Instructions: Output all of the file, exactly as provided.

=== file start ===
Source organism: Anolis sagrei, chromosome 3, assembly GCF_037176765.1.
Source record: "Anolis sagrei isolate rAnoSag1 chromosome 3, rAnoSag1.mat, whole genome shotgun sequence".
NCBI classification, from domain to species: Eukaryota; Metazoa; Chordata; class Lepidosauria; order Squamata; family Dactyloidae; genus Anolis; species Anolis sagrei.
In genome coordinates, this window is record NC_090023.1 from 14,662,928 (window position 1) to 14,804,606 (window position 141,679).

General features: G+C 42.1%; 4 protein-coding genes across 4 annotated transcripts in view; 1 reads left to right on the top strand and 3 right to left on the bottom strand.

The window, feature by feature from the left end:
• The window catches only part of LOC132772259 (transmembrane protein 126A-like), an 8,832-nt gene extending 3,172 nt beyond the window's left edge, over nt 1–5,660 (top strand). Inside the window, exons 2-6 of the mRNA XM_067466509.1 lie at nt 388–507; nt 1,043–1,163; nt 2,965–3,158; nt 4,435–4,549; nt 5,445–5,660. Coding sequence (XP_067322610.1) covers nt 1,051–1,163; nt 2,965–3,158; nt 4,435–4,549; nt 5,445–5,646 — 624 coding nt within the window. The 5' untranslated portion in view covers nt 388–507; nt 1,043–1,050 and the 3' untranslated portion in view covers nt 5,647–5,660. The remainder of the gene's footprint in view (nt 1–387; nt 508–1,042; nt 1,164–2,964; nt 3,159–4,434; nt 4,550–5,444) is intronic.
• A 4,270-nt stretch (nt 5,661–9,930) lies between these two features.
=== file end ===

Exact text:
Source organism: Anolis sagrei, chromosome 3, assembly GCF_037176765.1.
Source record: "Anolis sagrei isolate rAnoSag1 chromosome 3, rAnoSag1.mat, whole genome shotgun sequence".
NCBI classification, from domain to species: Eukaryota; Metazoa; Chordata; class Lepidosauria; order Squamata; family Dactyloidae; genus Anolis; species Anolis sagrei.
In genome coordinates, this window is record NC_090023.1 from 14,662,928 (window position 1) to 14,804,606 (window position 141,679).

General features: G+C 42.1%; 4 protein-coding genes across 4 annotated transcripts in view; 1 reads left to right on the top strand and 3 right to left on the bottom strand.

The window, feature by feature from the left end:
• The window catches only part of LOC132772259 (transmembrane protein 126A-like), an 8,832-nt gene extending 3,172 nt beyond the window's left edge, over nt 1–5,660 (top strand). Inside the window, exons 2-6 of the mRNA XM_067466509.1 lie at nt 388–507; nt 1,043–1,163; nt 2,965–3,158; nt 4,435–4,549; nt 5,445–5,660. Coding sequence (XP_067322610.1) covers nt 1,051–1,163; nt 2,965–3,158; nt 4,435–4,549; nt 5,445–5,646 — 624 coding nt within the window. The 5' untranslated portion in view covers nt 388–507; nt 1,043–1,050 and the 3' untranslated portion in view covers nt 5,647–5,660. The remainder of the gene's footprint in view (nt 1–387; nt 508–1,042; nt 1,164–2,964; nt 3,159–4,434; nt 4,550–5,444) is intronic.
• A 4,270-nt stretch (nt 5,661–9,930) lies between these two features.